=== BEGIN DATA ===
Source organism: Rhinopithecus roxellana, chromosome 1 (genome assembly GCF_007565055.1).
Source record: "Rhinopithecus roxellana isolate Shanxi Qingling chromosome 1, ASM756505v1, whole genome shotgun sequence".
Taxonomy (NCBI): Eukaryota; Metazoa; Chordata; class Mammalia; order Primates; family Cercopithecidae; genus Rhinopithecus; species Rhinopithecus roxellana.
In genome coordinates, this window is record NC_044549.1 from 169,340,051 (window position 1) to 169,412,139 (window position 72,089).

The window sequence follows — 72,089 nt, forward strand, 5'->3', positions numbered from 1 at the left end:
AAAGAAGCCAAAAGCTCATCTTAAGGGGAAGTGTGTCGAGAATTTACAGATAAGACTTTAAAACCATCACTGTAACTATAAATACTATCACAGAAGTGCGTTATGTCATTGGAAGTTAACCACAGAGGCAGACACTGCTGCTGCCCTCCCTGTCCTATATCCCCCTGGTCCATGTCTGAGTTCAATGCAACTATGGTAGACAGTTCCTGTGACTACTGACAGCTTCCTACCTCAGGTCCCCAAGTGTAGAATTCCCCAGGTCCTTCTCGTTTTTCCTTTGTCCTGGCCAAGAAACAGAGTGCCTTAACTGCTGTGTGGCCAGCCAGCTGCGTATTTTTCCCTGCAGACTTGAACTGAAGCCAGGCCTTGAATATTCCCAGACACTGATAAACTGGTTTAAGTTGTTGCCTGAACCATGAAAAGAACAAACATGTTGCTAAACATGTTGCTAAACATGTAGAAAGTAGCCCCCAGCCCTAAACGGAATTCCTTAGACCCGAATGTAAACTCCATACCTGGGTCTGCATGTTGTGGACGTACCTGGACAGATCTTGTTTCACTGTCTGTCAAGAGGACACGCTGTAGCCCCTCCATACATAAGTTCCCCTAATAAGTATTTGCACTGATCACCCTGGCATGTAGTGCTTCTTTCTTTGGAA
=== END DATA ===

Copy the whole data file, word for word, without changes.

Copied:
Source organism: Rhinopithecus roxellana, chromosome 1 (genome assembly GCF_007565055.1).
Source record: "Rhinopithecus roxellana isolate Shanxi Qingling chromosome 1, ASM756505v1, whole genome shotgun sequence".
Taxonomy (NCBI): Eukaryota; Metazoa; Chordata; class Mammalia; order Primates; family Cercopithecidae; genus Rhinopithecus; species Rhinopithecus roxellana.
In genome coordinates, this window is record NC_044549.1 from 169,340,051 (window position 1) to 169,412,139 (window position 72,089).

The window sequence follows — 72,089 nt, forward strand, 5'->3', positions numbered from 1 at the left end:
AAAGAAGCCAAAAGCTCATCTTAAGGGGAAGTGTGTCGAGAATTTACAGATAAGACTTTAAAACCATCACTGTAACTATAAATACTATCACAGAAGTGCGTTATGTCATTGGAAGTTAACCACAGAGGCAGACACTGCTGCTGCCCTCCCTGTCCTATATCCCCCTGGTCCATGTCTGAGTTCAATGCAACTATGGTAGACAGTTCCTGTGACTACTGACAGCTTCCTACCTCAGGTCCCCAAGTGTAGAATTCCCCAGGTCCTTCTCGTTTTTCCTTTGTCCTGGCCAAGAAACAGAGTGCCTTAACTGCTGTGTGGCCAGCCAGCTGCGTATTTTTCCCTGCAGACTTGAACTGAAGCCAGGCCTTGAATATTCCCAGACACTGATAAACTGGTTTAAGTTGTTGCCTGAACCATGAAAAGAACAAACATGTTGCTAAACATGTTGCTAAACATGTAGAAAGTAGCCCCCAGCCCTAAACGGAATTCCTTAGACCCGAATGTAAACTCCATACCTGGGTCTGCATGTTGTGGACGTACCTGGACAGATCTTGTTTCACTGTCTGTCAAGAGGACACGCTGTAGCCCCTCCATACATAAGTTCCCCTAATAAGTATTTGCACTGATCACCCTGGCATGTAGTGCTTCTTTCTTTGGAA